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High-Intensity Resistance Training (HIRT) for Muscle Gain and Fat Loss

Like everyone who wants to build muscle and lose unwanted body fat, I’m always looking for ways to do it in the least time possible.

Ambitious, ain’t I?

What is High Intensity Resistance Training all about?

ant-pushing-rock-high-intensity-resistance-training

The key to High Intensity Resistance Training is putting an all out effort with each workout with minimal rest between sets and reps.

Most of my research and gym conversations keep leading me to high-intensity resistance training (HIRT).  HIRT is often called “fat loss” resistance training, but it can be much more than that.

In principle, HIRT are full body workouts that focus on the largest muscle groups.  However, unlike standard weight training, you are encouraged to push through the lactic acid “burning sensation” that comes with the increased intensity.

Most routines build in compound exercises that require different set variations (i.e. super-sets, giant-sets, etc.).

Potential Benefits of HIRT Training.

When performed correctly, HIRT offers several workout benefits, including:

  • Sped up metabolisms – up to 36 hours post-workout.
  • Maintaining muscle mass with low-calorie diets.
  • Building muscle mass on moderate to high-calorie diets.
  • Minimizing fat gains on a high-calorie diet.
  • Increased muscle density and strength.
  • Improved aerobic and anaerobic endurance.

High Intensity Performance Principles.

To really appreciate what high intensity training is all about, you must push yourself in each workout to the max.  That’s right, no rest or slowing down during reps or sets!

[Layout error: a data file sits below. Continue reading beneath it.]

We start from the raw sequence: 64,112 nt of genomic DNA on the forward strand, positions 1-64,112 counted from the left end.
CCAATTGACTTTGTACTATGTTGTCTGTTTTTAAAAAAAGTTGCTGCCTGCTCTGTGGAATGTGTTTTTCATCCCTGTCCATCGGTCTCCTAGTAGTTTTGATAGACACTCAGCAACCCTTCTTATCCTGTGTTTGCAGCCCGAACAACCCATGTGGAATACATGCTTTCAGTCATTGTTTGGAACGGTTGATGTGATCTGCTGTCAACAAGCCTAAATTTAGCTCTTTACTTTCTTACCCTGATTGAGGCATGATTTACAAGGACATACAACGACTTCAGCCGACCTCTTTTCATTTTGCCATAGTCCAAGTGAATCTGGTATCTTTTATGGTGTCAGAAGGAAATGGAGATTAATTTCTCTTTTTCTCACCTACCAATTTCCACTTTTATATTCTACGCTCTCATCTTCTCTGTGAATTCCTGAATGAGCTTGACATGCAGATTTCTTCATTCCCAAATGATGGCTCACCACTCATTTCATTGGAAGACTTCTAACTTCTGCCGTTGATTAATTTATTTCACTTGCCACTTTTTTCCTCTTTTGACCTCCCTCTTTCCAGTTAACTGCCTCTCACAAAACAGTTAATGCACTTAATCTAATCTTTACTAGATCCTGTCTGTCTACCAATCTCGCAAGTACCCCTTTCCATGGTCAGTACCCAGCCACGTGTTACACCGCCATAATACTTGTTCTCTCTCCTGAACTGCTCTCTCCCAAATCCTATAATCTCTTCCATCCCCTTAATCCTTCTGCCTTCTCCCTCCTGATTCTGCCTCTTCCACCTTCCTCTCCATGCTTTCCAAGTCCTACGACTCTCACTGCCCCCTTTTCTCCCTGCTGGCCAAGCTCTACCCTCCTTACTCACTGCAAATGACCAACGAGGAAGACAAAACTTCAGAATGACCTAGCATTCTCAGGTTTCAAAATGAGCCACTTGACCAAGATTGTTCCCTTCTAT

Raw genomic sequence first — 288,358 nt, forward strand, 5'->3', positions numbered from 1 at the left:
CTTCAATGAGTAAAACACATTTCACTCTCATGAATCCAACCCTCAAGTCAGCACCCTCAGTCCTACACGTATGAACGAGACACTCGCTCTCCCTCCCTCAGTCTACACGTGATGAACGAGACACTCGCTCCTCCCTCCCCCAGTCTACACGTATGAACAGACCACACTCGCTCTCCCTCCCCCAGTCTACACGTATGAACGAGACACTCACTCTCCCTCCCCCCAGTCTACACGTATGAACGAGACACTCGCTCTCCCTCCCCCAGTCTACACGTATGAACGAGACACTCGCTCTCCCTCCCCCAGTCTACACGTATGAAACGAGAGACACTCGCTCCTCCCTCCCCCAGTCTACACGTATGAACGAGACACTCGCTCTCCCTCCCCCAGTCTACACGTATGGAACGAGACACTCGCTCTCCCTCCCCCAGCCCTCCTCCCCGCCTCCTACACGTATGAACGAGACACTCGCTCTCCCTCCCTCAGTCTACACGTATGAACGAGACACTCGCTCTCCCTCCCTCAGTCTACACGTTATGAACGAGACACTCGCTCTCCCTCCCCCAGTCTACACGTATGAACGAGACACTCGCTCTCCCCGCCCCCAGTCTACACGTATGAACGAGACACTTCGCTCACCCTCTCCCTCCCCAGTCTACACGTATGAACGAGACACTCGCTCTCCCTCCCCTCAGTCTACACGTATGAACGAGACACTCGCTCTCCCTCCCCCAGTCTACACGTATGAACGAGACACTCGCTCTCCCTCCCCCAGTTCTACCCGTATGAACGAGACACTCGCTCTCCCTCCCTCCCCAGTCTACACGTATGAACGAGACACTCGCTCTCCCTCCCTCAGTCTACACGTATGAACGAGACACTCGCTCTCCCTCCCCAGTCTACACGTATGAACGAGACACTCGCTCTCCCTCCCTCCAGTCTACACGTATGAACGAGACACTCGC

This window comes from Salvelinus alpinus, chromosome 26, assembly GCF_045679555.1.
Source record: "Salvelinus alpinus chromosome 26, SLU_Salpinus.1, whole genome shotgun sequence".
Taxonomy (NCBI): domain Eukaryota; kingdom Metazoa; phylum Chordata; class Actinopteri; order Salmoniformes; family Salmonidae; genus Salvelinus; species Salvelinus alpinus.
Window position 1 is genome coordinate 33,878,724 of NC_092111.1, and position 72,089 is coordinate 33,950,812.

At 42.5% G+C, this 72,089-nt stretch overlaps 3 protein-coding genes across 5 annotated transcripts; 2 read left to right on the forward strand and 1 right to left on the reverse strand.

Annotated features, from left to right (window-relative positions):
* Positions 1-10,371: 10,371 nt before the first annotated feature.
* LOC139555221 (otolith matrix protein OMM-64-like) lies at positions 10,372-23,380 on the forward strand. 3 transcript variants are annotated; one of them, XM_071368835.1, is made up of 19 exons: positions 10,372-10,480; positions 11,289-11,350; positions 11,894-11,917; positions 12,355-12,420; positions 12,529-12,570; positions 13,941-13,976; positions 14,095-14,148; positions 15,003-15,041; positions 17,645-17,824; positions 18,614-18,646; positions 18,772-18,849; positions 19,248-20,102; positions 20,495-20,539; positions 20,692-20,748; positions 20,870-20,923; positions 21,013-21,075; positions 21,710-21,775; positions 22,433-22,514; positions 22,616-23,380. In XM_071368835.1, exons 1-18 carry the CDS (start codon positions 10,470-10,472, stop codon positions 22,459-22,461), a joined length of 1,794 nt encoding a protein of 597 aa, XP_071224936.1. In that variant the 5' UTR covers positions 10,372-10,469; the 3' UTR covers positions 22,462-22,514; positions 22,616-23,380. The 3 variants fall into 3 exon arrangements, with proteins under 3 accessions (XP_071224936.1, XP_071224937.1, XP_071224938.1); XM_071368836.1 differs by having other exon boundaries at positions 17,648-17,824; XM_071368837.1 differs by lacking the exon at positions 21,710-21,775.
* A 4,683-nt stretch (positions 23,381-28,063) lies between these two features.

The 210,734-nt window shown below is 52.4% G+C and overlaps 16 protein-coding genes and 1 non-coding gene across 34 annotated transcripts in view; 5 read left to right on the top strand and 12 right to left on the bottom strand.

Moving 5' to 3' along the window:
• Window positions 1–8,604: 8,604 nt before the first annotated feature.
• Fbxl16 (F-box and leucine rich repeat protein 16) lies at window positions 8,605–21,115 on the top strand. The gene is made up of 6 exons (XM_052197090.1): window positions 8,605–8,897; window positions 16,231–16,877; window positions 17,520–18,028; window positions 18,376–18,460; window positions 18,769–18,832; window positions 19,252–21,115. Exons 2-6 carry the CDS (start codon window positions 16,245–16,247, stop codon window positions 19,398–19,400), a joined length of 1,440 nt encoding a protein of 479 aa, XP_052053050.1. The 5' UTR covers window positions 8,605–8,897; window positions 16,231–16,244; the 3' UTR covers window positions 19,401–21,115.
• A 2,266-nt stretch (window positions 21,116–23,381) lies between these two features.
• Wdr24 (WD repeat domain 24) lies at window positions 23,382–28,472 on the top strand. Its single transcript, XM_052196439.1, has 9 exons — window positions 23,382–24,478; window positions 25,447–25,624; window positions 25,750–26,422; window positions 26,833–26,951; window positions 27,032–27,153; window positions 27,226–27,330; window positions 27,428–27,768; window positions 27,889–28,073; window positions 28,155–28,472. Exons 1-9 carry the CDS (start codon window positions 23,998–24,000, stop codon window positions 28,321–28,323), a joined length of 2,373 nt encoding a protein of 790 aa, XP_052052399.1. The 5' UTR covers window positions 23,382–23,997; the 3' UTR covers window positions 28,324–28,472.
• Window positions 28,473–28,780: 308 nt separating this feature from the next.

Go to the brink of exhaustion or until you complete the set.  By faithfully following through HIRT, you can achieve maximum metabolic and muscle retention benefits.

Who can benefit from HIRT?

Athletes involved in explosive, contact and/or combat sports (e.g. basketball, football, boxing, MMA), need to increase muscular endurance in 5-10 minute bursts, while minimizing body fat.

Therefore, they are often directed towards high intensity weight training programs.  However, others can also benefit, provided they want to:

  • Maximize short term fat loss through resistance training.
  • Keep as much muscle as possible during a cutting phase.
  • Minimize fat gains during a bulking phase.
  • Increase aerobic and/or anaerobic endurance.
  • Burn more calories on a daily basis.
  • Supplement their High Intensity Interval Training (HIIT) workouts with additional fat-burning exercises.

HIRT is not for you if…

While High Intensity Resistance Training is not as limiting as HIIT, there are still some folks who are better off following other fitness regimens.  For example, people who are:

  • NOT cleared by their doctor to begin a high intensity exercise routine.
  • Too enthusiastic!  You can’t do both HIRT and strength training or HIIT 3-4 times a week.  Even if HIRT is not as neurologically stressful as HIIT or strength training, you still need proper rest between workouts.
  • Looking to maximize strength gains.  Excessive high-intensity workouts slow down strength gains.
  • Looking to increase your speed.

Cannon’s Conclusion

For those of us who are not natural-born bodybuilders, powerlifters, or involved in sports-specific weight training, HIRT is the ticket for increased lean muscle mass and fat loss.

Together with adequate rest and a proper nutritional plan, you can achieve great results that make heads turn.

Your choice of high intensity resistance excercises, frequency, intensity, recovery time, etc. will be dictated by your present fitness level, physical ability and current goals.

Now get to it!

Source:  http://www.projectswole.com/conditioning/what-is-hirt-high-intensity-resistance-training-and-how-should-you-use-it

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